The mainstream media wants to pretend that President Donald Trump doesn’t exist, but unfortunately for them, the cannot hide from the facts: the Trump Effect is touching every part of America, and it’s working for the good.Since the president took office a year ago, stocks have skyrocketed. Businesses, both small and large, are expanding. Employment has increased. The Obamacare mandate is gone. Taxes are being lowered. Government swampers are being fired. Money is flowing freely between families, small businesses, and corporations. And President Trump is just getting started.
The biggest news to further confirm the Trump effect is actually through the housing market. For those who own homes, this is great news for you: homeowners in total have increased their equity wealth $2 trillion. Which means that market values have reached a record-high of $31.8 trillion. And once again, we have President Trump to thank for it!
Americans who are lucky enough to own their own little slice of the ‘American Dream’ are about $2 trillion wealthier this year courtesy of Janet Yellen’s efforts to recreate all the same asset bubbles that Alan Greenspan first blew in the early 2000’s. After surging 6.5% in 2017, the highest pace in 4 years according to Zillow data, the total market value of homes in the United States reached a staggering all-time high of $31.8 trillion at the end of 2017…or roughly 1.5x the total GDP of the United States.
Of course, as we pointed out at the end of November, while staggering, the pricing gains on housing only look to just now be heating up.As the latest housing data shows an uptick in sales, Case-Shiller’s 20-City Composite index surged 6.19% YoY in September the fastest rate of gain since July 2014.
As Bloomberg notes, the residential real-estate market is benefiting from steady demand backed by a strong job market and low mortgage rates. The ongoing scarcity of available houses on the market, especially previously-owned dwellings, is likely to keep driving up prices.
Eight cities have surpassed their peaks from before the financial crisis, according to the report.
All 20 cities in the index showed year-over-year gains, led by a 12.9 percent increase in Seattle and a 9 percent advance in Las Vegas slowest gains in Washington area at 3.1 percent, Chicago at 3.9 percentWith President Trump’s background in business, it should be a no-brainer that we would see amazing economic growth under his administration. And though the mainstream media has spent the past year damning everything that Donald Trump has accomplished, we conservatives know that with his capitalistic views and business mindset, we will continue to grow in wealth, job security, and home equity!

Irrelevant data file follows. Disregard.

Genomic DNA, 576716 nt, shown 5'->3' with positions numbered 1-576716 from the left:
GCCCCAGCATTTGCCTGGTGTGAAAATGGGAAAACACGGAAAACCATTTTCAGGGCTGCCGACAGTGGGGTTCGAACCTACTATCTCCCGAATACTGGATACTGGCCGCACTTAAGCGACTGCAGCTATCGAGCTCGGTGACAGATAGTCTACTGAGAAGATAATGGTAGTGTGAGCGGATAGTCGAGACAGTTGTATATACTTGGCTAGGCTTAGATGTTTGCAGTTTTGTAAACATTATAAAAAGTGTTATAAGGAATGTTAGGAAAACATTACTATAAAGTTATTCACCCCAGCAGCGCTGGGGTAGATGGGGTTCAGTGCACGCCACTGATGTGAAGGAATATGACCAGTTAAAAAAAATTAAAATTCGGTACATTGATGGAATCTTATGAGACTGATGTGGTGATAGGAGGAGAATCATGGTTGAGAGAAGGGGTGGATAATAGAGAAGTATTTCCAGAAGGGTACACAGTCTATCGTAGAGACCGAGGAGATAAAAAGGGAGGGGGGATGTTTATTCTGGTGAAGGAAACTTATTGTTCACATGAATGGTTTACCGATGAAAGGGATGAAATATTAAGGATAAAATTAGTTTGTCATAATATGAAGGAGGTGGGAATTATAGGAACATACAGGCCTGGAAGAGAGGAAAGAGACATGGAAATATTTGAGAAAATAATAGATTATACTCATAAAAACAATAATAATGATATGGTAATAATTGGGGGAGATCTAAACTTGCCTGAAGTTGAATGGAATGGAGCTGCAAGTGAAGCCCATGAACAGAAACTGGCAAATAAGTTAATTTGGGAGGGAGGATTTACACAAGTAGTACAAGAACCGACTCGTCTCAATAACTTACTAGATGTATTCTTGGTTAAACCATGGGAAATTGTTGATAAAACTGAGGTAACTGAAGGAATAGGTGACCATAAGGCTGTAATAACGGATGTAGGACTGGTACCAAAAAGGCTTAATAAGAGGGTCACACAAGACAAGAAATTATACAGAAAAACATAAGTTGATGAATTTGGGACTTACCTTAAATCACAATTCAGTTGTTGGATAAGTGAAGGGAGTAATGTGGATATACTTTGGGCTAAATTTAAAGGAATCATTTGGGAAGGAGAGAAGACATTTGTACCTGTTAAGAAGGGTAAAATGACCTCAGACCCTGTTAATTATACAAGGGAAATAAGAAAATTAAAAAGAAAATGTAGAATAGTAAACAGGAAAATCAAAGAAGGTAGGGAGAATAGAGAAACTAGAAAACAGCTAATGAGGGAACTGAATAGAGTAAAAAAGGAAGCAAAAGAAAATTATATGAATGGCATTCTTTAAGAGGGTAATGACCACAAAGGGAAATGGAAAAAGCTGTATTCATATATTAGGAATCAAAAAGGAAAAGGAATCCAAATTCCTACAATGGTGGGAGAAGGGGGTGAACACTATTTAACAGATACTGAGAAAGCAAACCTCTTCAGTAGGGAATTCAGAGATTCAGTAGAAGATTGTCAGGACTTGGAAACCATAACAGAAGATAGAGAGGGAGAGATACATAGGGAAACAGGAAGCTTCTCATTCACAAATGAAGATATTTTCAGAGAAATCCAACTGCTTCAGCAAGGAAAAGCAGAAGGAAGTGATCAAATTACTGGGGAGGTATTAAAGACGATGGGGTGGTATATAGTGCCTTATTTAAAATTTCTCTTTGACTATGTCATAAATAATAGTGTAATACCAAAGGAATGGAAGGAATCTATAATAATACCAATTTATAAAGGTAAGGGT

If you add the value of all the homes in the United States together, you get a sum that’s a lot to get your mind around: $31.8 trillion.
How big is that? It’s more than 1.5 times the Gross Domestic Product of the United States and approaching three times that of China. Total U.S. home values have grown $1.95 trillion over the past year more than all of Canada’s GDP or two companies the size of Apple.
Altogether, homes in the Los Angeles metro area are worth $2.7 trillion, more than the United Kingdom’s GDP. That’s before this luxury home on steroids hits the market.
In the New York City metro, total home values equal $2.6 trillion, more than the French economy and enough money to buy 8,494 Boeing 787-10 Dreamliners.Among the 35 largest U.S. markets, the greatest total home value growth happened in Columbus, Ohio, which gained 15.1 percent to $152.3 billion enough to buy 634 million club seats at Friday’s Cotton Bowl game between Ohio State and USC which, you know, don’t exist.
Renters spent a record $485.6 billion in 2017, an increase of $4.9 billion from 2016. Renters in New York and Los Angeles spent the most on rent over the past year. These markets are also home to the largest number of renter households.
San Francisco rents are so high that renters collectively paid $616 million more in rent than Chicago renters did, despite there being 467,000 fewer renters in San Francisco than in Chicago.
“I think this has been more fundamental than anything,” said Mike Bailey, director of research at FBB Capital Partners. “It’s been mostly about earnings.”
Nick Raich, CEO of The Earnings Scout, said corporate earnings growth came in above historical trends in the first half of the year. Earnings for the S&P 500 grew by 15 percent in the first quarter and by more than 11 percent in the second quarter, Raich said.
Earnings growth was stuck in the mud for most of last year, falling for three straight quarters before growing more than 9 percent in the fourth quarter.While this year’s phenomenal earnings growth may not be a direct result of Trump’s election, it has increased investors’ appeal for defense stocks.
The iShares U.S. Aerospace & Defense ETF ITA has risen 30 percent since the election and is up 20 percent in 2017 as Trump’s election has heightened geopolitical tensions.
On Sept. 3, North Korea conducted a successful hydrogen bomb test, about a month after Trump said the Asian country’s threats would be met with “fire and fury.”
All that said, renowned hedge fund manager Jim Chanos said giving Trump credit for the market’s rally is a “stretch.” Instead, he noted on CNBC’s “Fast Money Halftime Report” on Tuesday that equities around the world are in a “synchronized bull market.”